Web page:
Nigeria. Edo Museum of West African Art. Collective Memories.
A museum project has been launched this year under the care of architect David Adjaye who wishes to give value to the cultural heritage of the ancient kingdom of Benin (XII-XIX centuries), of which Edo was the capital. Besides the bronze items and historical remains, there will also be room for contemporary artworks. The British Museum is involved in the project.
In Looking for Transwondetland, the writer Noo Saro-Wiwa, daughter of Ogoni activist Ken Saro-Wiwa, devotes a whole chapter to Benin City (Nigeria), the ancient Edo which was the capital of the glorious empire of Benin. In that chapter, she tells of the glories of the city and its long lost artistic and architectural greatness, as a counterpoint to the neglect she observed during her journey and the abandoned state of the civic museum which nevertheless contained exquisitely made objects. “The bronze container for cola nuts in the form of a fish goes back to the sixteenth century; the cockerel, also in bronze, which once had its place on the altar dedicated to defunct queens; the container in the form of a leopard which the oba (king and religious head) used during ritual hand-washing. I had to restrain myself from caressing the inlay work on bracelets, ivory flutes and magnificent elephant tusks,” Noo writes. Soon afterwards she adds: “After the British invasion in 1897, the more refined objects were scattered and accumulated in various parts of the world such as the British Museum and the Louvre in Paris or the ethnological museum of Berlin. Despite all of this, a vast amount of wonderful items are on display in the National Museum of Benin City …”
Present-day Nigerian museums are, instead, in a terrible state, adds one of her interviewers, a journalist she met by chance and boasted of having a thorough knowledge of the artistic patrimony of the country.
To reach the museum of Benin City, Noo Saro-Wiwa had to enter a sort of dangerous obstacle race, requiring her to reach a compromise over the questions of information and signposting. It is nine years since her book was published. The scenario may quickly change. In Benin City, during this year, a large archaeological dig is to be started which will reveal the walls of Edo and the remains of the imperial palace. A museum is to be built over these remains in which the historical artefacts now present in Nigeria, together with those that are to be returned, due to the agreements gradually negotiated within the debate on restoration, will be suitably displayed.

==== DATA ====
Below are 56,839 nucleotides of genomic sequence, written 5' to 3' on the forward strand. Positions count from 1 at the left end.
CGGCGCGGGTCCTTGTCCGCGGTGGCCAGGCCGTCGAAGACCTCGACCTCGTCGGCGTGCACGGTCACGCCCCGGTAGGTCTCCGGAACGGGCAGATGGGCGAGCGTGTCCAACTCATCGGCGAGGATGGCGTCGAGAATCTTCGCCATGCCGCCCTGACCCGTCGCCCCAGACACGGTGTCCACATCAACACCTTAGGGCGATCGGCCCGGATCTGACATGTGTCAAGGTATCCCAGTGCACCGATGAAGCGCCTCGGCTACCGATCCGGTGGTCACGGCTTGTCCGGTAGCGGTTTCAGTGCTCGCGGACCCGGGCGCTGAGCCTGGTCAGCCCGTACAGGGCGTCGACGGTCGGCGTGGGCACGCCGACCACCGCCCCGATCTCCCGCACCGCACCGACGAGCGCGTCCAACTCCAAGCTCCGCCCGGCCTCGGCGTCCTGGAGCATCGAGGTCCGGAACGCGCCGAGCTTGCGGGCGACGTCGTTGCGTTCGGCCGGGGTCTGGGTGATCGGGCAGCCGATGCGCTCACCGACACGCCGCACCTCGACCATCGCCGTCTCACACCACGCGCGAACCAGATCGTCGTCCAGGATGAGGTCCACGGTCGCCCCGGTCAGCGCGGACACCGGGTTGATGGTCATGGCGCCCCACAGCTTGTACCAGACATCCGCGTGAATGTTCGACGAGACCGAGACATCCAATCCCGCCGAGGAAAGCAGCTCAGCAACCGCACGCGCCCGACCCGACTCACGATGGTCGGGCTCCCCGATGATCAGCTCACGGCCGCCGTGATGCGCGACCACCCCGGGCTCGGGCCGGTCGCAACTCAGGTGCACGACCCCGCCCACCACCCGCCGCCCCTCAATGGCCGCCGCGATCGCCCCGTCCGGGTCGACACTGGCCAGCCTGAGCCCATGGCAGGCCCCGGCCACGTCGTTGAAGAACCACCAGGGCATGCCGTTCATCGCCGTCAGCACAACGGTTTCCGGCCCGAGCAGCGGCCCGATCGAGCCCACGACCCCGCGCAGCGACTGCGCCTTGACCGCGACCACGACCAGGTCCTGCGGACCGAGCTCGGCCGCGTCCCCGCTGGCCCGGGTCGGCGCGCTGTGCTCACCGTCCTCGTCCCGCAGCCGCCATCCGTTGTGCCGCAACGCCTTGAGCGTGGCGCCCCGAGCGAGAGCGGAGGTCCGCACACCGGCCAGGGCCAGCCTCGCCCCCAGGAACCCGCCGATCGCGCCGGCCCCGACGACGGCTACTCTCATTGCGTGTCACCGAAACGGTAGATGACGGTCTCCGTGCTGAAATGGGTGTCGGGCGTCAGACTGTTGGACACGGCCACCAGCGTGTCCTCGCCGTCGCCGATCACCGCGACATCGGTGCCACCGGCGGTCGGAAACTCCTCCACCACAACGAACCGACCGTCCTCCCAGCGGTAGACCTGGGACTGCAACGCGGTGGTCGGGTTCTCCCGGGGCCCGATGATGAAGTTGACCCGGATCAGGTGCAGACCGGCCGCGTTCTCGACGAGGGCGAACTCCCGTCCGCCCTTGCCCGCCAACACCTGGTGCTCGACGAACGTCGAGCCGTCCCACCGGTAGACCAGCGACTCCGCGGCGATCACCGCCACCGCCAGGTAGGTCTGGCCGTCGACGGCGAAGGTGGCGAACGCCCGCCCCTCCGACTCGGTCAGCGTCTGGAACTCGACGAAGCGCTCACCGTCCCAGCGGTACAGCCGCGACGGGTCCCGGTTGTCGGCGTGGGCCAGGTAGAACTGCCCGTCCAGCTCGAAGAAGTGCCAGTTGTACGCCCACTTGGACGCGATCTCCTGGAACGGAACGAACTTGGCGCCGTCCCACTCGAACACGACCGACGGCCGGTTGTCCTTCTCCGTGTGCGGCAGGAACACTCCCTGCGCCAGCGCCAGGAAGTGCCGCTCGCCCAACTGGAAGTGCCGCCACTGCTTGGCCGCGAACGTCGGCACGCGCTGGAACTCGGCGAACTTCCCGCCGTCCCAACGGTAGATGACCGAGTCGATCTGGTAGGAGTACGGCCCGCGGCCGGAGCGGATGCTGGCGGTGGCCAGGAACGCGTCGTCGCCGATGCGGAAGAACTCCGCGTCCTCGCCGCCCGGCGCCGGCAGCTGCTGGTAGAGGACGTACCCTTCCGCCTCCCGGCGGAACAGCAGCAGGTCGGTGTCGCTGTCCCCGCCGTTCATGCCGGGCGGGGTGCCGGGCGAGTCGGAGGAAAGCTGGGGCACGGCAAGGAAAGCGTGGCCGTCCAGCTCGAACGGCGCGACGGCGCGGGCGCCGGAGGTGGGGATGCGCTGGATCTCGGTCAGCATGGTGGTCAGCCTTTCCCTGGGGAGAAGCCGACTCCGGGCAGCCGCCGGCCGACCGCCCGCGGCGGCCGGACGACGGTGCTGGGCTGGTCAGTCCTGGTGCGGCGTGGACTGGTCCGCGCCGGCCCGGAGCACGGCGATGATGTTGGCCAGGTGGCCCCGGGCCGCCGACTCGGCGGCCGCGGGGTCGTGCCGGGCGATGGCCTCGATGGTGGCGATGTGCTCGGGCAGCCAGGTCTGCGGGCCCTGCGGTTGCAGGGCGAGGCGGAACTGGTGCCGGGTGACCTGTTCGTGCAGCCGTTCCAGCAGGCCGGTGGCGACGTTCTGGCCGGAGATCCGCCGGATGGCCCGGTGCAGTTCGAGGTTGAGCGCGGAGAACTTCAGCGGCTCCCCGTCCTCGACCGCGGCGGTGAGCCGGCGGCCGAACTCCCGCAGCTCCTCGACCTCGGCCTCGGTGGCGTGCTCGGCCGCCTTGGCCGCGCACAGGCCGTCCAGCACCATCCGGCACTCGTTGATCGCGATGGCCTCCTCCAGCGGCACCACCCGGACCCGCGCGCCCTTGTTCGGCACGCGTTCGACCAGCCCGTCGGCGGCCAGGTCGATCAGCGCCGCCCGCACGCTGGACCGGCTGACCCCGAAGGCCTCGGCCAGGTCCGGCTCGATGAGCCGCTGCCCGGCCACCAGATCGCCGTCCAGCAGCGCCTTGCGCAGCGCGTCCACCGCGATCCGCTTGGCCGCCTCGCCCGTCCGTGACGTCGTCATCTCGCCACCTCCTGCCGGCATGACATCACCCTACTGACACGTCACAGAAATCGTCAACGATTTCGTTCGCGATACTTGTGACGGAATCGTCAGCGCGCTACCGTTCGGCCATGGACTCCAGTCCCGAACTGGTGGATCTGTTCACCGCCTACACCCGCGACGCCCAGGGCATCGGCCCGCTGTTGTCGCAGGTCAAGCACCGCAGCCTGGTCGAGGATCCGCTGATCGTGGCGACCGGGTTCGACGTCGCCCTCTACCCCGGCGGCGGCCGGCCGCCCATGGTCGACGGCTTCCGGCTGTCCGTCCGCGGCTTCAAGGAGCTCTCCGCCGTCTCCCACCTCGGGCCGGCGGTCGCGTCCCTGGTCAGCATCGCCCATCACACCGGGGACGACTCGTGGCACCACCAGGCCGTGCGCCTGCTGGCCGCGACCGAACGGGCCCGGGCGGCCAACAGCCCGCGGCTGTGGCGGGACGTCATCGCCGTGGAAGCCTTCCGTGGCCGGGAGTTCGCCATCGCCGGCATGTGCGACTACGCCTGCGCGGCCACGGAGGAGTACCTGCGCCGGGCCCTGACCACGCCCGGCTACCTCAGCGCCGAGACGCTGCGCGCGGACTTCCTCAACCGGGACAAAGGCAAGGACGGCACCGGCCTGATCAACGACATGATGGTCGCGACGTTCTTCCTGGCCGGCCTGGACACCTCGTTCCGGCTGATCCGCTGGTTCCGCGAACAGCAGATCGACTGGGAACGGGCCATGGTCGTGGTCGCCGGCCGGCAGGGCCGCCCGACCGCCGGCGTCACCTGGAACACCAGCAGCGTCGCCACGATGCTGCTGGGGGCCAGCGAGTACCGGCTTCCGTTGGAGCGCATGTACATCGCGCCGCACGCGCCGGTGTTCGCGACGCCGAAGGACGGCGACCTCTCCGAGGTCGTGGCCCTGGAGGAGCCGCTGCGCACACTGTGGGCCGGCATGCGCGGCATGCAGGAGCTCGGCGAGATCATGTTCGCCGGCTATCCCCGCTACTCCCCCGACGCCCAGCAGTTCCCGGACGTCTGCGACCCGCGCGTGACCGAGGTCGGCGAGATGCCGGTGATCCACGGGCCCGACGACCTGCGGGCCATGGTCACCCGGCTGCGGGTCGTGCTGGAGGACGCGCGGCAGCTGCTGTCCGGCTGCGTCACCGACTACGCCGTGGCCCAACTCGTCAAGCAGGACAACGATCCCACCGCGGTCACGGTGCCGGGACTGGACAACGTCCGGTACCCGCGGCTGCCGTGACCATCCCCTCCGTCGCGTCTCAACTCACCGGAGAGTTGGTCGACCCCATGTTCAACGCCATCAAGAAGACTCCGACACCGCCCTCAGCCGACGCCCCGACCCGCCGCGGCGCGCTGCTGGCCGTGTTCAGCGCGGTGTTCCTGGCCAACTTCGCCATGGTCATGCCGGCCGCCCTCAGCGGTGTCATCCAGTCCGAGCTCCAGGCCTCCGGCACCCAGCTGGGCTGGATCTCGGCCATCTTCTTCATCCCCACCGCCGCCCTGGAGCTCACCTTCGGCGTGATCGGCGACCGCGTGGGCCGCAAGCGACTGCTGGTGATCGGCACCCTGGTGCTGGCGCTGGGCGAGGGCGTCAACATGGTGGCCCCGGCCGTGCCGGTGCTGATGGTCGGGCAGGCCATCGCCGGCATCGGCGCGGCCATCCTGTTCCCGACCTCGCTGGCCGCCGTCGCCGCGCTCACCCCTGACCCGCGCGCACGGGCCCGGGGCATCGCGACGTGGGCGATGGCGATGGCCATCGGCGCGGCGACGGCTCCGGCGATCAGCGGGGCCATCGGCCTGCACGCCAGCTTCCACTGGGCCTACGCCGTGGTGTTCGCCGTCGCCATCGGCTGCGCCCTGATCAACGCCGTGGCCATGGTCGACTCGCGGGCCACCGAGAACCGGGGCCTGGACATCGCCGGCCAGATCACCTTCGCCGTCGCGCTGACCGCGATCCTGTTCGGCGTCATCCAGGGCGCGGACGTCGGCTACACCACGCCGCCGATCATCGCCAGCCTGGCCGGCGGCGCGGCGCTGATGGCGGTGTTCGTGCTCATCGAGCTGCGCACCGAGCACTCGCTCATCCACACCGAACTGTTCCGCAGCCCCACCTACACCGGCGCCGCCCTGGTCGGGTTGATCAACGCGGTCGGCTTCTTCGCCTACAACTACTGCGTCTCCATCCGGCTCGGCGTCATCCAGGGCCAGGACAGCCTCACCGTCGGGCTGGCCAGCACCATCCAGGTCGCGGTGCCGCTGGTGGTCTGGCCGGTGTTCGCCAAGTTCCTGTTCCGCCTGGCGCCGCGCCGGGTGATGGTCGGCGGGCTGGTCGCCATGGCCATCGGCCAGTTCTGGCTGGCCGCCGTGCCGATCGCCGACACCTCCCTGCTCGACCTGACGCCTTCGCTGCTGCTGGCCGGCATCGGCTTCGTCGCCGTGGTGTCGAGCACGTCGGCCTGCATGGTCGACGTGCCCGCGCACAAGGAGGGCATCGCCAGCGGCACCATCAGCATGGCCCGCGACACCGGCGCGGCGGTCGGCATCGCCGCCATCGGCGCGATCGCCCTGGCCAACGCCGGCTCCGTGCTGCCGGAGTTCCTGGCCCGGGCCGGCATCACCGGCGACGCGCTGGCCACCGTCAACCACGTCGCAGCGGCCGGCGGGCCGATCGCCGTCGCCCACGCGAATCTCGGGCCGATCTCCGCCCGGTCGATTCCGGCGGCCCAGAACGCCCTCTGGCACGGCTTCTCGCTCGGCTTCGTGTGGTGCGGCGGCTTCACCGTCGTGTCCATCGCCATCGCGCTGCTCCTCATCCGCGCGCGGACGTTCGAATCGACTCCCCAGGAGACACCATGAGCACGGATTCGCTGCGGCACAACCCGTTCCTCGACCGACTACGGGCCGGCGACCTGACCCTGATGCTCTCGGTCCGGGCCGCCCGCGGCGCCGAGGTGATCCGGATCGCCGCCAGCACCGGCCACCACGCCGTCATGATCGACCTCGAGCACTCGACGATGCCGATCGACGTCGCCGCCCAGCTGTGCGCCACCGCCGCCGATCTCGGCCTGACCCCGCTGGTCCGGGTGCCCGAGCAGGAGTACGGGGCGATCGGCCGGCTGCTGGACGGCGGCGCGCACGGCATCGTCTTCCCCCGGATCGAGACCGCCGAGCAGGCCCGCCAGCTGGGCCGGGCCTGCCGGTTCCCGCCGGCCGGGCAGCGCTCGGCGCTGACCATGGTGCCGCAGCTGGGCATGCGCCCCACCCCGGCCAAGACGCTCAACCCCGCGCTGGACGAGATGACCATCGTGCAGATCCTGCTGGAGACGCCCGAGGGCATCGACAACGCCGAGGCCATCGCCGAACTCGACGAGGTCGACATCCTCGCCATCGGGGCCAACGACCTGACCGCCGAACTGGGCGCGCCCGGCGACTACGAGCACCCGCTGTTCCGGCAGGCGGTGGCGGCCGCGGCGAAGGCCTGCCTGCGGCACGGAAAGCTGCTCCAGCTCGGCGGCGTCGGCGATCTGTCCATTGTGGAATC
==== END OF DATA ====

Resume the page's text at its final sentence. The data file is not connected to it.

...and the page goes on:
The mega-project was announced in mid-November, (financed to the tune of four million dollars), by the Legacy Restoration Trust (a Nigerian non-profit organisation institutionally concerned with recovering and valuing the historical and artistic heritage of Benin City), the British Museum (which holds more than 900 objects from the Benin empire) and the studio Adjaye Associates. The Ghanaian celebrity David Adjaye has been placed in charge of the project.
The Edo Museum of West African Art will not be limited to acquiring artefacts like a traditional museum, Adjaye explained. Its structure will incorporate archaeological remains. The orthogonal walls and the network of courtyards of the ancient capital will form an active part of the planned display: “It will be geared to being a reminder of the collective memories lost in the past, and promoting understanding of the greatness of this civilisation and culture”.
These memories are in imminent danger of being lost. As Noo Saro-Wiwa observes, even diaspora Nigerians know more about the ancient Ethiopian kingdoms than the history of their own motherland. Today, very few people know anything of the centralised political system and the relations of parity it maintained with European countries, or about the autonomy it succeeded in maintaining regarding the United Kingdom (for a long time, it was the only kingdom on the Nigerian coast not to be subject to British control).
Besides the bronzes, there will be room in the pavilions for historical artefacts in other materials and also contemporary works of art. Photographs of the museum show, for example, the splendid Flying Girls by sculptor Peju Alatise. The aim is to give life to a cultural pole that attributes its complete value to Nigerian heritage. “Benin City boasts an enormous amount of artefacts and ruins that may, and must contain all the elements of a multi-disciplinary research centre, including archaeology, art, education, history and the protection of the environment” – explained Godwin Obaseki, Governor of the state of Edo. “The construction of a museum at this level demands careful archaeological work that guarantees the conservation of buried historical remains and the rigorous registration and cataloguing of the artefacts”. It will also involve the local community in starting support activities and the completion of the cultural investment. Benin City no longer wishes to be known for its human trafficking (a large number of women prostitutes from here are spread worldwide), but for its new cultural tourism, both national and international.